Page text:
If you or someone you know is facing a money laundering charge, you are likely wondering how to move forward so that you can protect your future and reputation. You must remember that the steps you take now can impact you for the rest of your life, so you don’t want to take chances. Even if the police have not yet charged you with a crime, seek the support of a legal expert if you think that they are investigating you. Also, learning about money laundering and how it works will provide you with a clear picture of what to expect in the coming weeks and months.
Money Laundering Defined
Learning how to define money laundering is a great first step when your goal is to craft a strong defense. Money laundering is an attempt to conceal illegally obtained money and to make it appear to come from a legitimate source. In some cases, those who work as bankers or accountants can unknowingly help others hide money obtained from questionable pursuits. To protect the innocent, the Supreme Court ruled in Cuellar v. U.S. that the accused needs to know about the illegal source and purpose of the money before law enforcement can press charges.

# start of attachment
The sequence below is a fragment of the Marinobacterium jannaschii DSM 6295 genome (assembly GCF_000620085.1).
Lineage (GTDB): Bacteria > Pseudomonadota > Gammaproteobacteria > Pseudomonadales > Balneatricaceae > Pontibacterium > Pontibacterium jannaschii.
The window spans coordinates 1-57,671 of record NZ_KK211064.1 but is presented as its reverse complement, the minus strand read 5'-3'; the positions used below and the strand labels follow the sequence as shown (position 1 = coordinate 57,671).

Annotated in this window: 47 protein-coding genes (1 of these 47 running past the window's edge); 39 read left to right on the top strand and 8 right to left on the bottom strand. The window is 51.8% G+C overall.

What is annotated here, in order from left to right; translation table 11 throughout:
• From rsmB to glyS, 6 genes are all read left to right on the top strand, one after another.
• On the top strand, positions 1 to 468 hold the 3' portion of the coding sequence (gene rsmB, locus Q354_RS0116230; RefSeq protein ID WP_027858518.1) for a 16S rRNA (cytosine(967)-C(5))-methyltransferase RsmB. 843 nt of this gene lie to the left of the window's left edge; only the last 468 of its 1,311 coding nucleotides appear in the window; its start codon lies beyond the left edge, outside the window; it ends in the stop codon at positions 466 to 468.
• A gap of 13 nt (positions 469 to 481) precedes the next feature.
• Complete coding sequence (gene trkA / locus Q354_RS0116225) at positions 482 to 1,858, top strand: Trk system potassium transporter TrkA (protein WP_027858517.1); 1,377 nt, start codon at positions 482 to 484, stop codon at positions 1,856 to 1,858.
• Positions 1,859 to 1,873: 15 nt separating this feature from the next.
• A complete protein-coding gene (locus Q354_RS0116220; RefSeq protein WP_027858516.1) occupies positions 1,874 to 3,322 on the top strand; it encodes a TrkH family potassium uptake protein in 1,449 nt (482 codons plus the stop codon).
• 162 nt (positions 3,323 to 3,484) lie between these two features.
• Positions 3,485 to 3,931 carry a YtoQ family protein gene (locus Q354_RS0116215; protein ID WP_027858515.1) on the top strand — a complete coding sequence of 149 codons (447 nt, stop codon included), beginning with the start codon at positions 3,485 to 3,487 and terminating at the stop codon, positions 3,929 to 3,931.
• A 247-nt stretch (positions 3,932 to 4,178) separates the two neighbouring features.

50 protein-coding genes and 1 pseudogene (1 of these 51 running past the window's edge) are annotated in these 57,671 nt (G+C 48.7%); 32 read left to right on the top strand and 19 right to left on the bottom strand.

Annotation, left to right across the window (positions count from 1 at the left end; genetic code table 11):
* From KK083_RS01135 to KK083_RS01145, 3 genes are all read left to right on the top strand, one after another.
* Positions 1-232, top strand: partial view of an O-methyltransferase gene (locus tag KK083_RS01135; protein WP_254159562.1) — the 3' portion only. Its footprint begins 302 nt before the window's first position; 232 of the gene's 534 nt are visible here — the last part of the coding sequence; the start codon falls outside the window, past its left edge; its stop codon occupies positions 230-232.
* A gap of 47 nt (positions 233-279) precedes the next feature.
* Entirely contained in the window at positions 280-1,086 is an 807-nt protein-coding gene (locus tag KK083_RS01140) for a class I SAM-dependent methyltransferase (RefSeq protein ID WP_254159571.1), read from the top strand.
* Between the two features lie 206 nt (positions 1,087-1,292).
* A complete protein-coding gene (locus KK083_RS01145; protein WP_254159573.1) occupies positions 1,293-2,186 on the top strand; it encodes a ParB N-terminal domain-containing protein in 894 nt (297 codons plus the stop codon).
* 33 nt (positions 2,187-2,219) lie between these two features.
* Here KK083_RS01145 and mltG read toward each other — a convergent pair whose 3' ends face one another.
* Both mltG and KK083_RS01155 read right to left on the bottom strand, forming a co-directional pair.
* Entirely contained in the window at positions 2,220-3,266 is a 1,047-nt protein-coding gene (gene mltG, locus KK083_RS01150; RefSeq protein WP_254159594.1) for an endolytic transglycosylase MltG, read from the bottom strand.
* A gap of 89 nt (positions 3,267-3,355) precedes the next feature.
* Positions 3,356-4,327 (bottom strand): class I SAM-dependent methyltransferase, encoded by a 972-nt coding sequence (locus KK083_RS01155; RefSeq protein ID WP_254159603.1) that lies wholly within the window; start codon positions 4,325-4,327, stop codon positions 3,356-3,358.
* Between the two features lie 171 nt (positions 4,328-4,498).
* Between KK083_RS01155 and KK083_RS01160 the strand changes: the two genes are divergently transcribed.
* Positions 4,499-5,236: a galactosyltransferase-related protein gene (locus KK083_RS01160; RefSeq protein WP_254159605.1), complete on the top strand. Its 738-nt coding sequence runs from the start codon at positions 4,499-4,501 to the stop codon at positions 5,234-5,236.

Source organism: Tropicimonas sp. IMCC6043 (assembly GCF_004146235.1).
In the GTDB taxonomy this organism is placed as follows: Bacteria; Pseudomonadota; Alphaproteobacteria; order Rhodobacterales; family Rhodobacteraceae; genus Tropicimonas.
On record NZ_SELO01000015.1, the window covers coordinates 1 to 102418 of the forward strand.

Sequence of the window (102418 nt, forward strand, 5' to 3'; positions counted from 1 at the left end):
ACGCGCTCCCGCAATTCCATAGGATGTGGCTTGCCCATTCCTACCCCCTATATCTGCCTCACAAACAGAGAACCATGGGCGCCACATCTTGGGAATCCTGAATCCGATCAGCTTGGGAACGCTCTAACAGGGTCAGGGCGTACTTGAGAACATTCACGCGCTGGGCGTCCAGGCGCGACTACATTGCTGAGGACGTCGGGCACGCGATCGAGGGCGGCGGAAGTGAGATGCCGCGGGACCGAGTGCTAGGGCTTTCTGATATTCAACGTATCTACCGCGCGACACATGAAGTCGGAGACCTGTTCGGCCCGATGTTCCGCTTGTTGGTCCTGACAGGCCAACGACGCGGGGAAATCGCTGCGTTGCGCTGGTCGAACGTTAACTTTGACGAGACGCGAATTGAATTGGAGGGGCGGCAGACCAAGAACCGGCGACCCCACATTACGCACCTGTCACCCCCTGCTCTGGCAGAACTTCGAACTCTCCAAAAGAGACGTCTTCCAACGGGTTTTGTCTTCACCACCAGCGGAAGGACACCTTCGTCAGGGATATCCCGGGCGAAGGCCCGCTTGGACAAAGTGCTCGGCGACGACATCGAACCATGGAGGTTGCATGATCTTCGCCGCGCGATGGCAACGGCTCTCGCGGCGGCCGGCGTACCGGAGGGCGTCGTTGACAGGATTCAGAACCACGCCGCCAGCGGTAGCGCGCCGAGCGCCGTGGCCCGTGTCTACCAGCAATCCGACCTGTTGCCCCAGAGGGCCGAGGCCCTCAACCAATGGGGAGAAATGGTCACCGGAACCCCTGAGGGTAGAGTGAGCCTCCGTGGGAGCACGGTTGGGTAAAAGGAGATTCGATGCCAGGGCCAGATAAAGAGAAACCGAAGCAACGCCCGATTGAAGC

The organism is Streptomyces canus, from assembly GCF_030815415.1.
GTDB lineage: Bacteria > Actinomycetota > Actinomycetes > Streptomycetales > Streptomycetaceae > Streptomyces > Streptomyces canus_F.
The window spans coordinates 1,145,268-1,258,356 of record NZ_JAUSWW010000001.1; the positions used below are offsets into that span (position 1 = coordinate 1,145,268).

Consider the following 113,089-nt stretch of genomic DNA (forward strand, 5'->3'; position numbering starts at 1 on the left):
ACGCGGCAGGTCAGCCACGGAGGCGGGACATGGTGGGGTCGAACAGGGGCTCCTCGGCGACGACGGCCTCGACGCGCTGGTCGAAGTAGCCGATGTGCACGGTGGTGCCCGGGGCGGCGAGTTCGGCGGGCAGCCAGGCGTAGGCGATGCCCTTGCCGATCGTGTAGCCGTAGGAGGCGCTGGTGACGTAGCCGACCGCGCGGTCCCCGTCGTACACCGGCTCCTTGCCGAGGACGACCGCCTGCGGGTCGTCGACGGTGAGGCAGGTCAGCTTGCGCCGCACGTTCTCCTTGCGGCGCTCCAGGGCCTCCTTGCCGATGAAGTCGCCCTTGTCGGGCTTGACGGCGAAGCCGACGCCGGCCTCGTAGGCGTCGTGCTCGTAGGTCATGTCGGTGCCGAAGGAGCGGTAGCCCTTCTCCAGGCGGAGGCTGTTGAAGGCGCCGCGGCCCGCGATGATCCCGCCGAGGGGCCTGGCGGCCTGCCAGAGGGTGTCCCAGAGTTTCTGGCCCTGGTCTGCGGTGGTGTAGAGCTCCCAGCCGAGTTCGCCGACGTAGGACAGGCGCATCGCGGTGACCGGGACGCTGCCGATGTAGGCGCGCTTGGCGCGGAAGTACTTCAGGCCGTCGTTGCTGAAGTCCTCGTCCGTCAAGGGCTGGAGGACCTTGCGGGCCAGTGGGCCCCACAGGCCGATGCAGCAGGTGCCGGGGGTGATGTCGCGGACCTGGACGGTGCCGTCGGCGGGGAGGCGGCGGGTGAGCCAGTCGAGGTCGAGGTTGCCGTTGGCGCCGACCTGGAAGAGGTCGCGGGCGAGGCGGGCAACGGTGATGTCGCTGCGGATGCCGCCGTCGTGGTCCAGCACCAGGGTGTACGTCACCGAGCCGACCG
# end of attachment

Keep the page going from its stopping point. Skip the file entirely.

When people gain a profit from an illegal business, they will raise suspicion if they spend the money without documenting how they obtained it. They will often start a shell business and make the money appear to come from it. Since the laws related to money laundering are complicated, you should speak with a legal professional if you have any more questions or need clarification.